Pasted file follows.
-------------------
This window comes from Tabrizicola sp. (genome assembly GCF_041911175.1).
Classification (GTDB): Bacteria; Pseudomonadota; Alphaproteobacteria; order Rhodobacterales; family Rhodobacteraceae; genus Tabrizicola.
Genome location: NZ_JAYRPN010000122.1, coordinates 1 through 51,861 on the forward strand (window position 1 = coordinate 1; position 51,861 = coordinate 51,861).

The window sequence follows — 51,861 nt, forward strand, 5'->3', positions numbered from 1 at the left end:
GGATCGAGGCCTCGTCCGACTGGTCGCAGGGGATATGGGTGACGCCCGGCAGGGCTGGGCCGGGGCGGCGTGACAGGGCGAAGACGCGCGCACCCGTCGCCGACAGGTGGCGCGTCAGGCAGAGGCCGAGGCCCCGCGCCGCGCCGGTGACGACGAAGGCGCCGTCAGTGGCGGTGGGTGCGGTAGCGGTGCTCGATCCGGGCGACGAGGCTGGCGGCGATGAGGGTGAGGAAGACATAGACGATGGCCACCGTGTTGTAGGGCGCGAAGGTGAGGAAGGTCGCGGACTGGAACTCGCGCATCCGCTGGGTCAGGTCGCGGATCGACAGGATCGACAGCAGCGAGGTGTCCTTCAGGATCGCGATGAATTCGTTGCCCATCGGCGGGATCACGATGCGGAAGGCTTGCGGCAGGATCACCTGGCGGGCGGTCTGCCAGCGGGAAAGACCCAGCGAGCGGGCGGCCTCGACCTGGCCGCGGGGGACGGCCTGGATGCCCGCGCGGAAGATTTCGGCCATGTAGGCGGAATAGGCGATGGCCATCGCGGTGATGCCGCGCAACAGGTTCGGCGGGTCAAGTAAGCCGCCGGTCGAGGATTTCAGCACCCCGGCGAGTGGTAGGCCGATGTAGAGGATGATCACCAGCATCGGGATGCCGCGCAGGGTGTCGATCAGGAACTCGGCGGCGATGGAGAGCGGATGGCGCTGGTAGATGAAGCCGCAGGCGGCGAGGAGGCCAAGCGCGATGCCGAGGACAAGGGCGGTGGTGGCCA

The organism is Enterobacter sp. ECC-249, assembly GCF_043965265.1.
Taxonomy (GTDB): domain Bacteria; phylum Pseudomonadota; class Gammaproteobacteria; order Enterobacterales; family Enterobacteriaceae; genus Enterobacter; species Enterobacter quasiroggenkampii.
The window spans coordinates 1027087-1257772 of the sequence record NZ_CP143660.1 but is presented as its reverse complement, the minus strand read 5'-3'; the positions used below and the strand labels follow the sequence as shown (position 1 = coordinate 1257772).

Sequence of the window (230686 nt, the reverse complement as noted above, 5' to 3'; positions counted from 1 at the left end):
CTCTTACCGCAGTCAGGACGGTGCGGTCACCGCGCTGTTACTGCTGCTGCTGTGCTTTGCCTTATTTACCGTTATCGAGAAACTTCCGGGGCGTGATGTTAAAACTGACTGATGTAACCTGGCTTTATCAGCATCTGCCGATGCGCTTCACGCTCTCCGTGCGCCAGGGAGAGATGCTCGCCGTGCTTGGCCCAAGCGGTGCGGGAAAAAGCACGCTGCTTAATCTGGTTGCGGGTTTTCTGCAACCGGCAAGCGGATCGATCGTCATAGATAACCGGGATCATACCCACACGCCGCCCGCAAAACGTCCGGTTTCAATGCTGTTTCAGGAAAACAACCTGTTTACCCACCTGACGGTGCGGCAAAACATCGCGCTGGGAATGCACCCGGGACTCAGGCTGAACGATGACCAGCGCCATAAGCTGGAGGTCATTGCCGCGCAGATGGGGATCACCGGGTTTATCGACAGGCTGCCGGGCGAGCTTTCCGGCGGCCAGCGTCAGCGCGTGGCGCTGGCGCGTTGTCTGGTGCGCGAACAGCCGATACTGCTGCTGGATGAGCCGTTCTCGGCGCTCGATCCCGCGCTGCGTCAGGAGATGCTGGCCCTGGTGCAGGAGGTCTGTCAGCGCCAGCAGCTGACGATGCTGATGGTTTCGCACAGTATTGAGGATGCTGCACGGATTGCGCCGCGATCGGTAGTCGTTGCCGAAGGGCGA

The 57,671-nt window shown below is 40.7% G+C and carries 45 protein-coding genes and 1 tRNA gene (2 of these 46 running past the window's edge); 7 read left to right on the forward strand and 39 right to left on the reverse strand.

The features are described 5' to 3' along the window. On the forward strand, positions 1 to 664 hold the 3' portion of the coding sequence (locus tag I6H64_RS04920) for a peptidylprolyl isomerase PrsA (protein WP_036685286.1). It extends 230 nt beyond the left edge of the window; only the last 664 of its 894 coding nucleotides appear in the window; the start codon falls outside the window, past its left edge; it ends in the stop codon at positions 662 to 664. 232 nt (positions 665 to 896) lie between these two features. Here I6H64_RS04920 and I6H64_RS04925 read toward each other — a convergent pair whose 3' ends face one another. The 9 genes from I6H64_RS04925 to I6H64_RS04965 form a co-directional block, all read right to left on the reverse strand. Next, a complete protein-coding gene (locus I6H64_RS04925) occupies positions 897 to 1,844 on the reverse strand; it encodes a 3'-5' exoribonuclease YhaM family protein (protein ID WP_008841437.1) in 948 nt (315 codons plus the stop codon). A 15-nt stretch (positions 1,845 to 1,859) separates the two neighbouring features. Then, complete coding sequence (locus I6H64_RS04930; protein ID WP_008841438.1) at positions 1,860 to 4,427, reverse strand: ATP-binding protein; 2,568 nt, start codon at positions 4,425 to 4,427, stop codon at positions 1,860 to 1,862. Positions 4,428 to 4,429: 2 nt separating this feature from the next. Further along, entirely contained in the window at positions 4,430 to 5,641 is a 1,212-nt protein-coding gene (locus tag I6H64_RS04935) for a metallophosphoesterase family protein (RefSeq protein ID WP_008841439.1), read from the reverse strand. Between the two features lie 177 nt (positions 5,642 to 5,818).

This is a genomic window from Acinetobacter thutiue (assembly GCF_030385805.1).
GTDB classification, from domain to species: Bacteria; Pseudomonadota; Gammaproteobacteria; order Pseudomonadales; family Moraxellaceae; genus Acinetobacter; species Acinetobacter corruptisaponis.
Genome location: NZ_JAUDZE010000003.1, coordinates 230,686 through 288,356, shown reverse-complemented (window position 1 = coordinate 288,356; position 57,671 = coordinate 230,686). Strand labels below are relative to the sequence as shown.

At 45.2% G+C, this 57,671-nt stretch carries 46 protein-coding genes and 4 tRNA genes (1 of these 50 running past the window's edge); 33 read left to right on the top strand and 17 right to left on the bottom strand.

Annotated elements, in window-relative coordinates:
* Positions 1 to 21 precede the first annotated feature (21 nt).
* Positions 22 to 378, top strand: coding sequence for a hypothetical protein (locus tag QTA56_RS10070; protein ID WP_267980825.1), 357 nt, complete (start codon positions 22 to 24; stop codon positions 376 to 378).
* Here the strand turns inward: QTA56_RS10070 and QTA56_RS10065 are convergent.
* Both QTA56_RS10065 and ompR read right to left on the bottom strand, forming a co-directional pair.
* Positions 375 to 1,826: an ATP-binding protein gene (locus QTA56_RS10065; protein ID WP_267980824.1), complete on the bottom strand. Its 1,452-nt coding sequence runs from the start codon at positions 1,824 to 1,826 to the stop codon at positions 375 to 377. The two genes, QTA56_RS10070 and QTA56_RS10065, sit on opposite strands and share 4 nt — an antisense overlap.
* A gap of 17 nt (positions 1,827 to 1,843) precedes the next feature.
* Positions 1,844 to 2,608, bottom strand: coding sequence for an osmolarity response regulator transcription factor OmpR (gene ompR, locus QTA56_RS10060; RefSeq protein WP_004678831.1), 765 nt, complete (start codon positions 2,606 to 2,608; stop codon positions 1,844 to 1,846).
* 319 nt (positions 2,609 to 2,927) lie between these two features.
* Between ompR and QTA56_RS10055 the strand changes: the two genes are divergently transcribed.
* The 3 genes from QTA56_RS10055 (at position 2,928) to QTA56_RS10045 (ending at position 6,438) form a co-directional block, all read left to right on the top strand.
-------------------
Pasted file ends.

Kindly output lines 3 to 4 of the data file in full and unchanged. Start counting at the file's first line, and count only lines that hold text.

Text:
Genome location: NZ_JAYRPN010000122.1, coordinates 1 through 51,861 on the forward strand (window position 1 = coordinate 1; position 51,861 = coordinate 51,861).

The window sequence follows — 51,861 nt, forward strand, 5'->3', positions numbered from 1 at the left end: